In the spring of 2010, the recession, marching across the land like a zombie army, flushed me from the tenuous life I had cobbled together in LA. Suddenly jobless, and approaching homeless, I fled to an organic vegetable farm owned and operated by an old friend in Humboldt County, California, and became a farmhand. My colleagues included a group of 20-somethings known as “the Kids.” They were a horny bunch, pansexual and polyamorous, and after a few weeks of sexy, confessional one-upmanship and twerking to sissy bounce, they were coupling and tripling feverishly.
I kept above the sticky fray, but before decades of bad behavior, self sabotage, and poor relationship choices left me a monkish neurotic, I’d had my share. I came of age in the sex-positive 90s, right in the thick of it. I pushed a cum-mop at the famous Lusty Lady Theater in San Francisco while still in my teens. I shot B-roll on some greasy little pornos, dated strippers, tried my hands as an erotic masseur, checked out a swinger hotel with my girlfriend. As a cab driver in my mid-20s, I’d drive loops around the Tenderloin while tranny hookers sucked off their clients in the backseat. With a confident swagger, I entered the confessions game, but one of the Kids—skinny, Jewfro’d, with a thin mustache and bushy beard—had me beat. He told us how, onstage in front of a few hundred people, he’d fisted a woman while humming a tune and thumping a beat on a drum set consisting of her ass and the contact-mic’d bathtub they were sitting in. This was my introduction to the Impropriety Society, a group of local kinksters who throw elaborate and well-attended sex parties in Humboldt.
The Impropriety Society, Imps for short, rose from the ashes of an earlier group of sex partiers known as Club Risqué. The parties started as fund-raising events for a pirate radio station put on by a bunch of theater and circus geeks and were more like sexy parties featuring racy performances than actual sex parties. But as they evolved, actual fucking quickly came to the fore, and, being so far away from any urban center, they became a place for otherwise-underserved members of a variety of kinky persuasions to express themselves, replete with a separate dungeon area for the local BDSM community. From the start, an energetic, polyamorous couple was at the core of Club Risqué, and when their relationship ended a few years ago, so did the parties. A core group of Club Risqué veterans took it upon themselves to continue the scene, and they founded the Impropriety Society, drafting a mission statement and formulating a sex-positive ethos that stressed consent, self-awareness, responsibility, and inclusivity for all sexual orientations, gender identities, and all forms of personal expression.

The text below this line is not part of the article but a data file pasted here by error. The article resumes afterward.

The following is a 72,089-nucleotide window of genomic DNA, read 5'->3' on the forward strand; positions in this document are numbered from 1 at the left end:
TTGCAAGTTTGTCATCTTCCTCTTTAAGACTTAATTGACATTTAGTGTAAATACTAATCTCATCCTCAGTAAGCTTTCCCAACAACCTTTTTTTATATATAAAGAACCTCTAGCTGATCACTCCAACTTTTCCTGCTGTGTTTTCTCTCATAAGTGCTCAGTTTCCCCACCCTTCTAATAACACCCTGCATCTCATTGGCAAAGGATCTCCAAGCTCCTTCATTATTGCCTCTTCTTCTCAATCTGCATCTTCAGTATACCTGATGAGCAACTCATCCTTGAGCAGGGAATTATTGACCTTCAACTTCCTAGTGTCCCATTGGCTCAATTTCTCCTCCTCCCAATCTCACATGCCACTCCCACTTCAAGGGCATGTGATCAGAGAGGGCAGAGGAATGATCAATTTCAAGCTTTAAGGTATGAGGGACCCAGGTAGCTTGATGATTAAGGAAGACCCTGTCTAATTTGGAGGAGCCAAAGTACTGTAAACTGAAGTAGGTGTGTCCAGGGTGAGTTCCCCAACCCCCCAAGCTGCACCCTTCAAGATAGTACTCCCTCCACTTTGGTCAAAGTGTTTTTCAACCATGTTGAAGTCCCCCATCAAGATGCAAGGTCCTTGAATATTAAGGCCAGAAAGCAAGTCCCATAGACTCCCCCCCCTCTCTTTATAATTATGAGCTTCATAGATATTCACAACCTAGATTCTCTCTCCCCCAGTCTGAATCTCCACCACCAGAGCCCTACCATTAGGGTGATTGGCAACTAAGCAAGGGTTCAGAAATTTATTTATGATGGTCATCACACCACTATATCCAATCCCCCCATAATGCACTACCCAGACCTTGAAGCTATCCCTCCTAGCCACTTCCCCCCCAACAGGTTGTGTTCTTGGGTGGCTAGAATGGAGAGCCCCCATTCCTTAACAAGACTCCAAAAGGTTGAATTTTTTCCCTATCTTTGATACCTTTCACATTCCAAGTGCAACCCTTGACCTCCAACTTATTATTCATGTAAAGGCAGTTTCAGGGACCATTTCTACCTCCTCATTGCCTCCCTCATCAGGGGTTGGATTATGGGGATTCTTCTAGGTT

Their first party was in May 2008. Every month or two since, they’ve put on small, low-key events that they call “socials,” for which they sell about 75 tickets. Taking place in one large room with only a few pieces of BDSM and dungeon gear, the emphasis is more on socializing, dancing, and, with the walls lined with mattresses, fucking. Twice a year, in spring and fall, they hold much larger events complete with a fully equipped dungeon and viewing gallery, several themed play spaces, a black-lit area full of mattresses called the cuddle room, a larger dance floor, finger food that strives toward gourmet, and a stage show. Selling up to 250 tickets, and with as many as 80 volunteers, they can be pretty big affairs, especially when you consider the ratio of trees to people in Humboldt.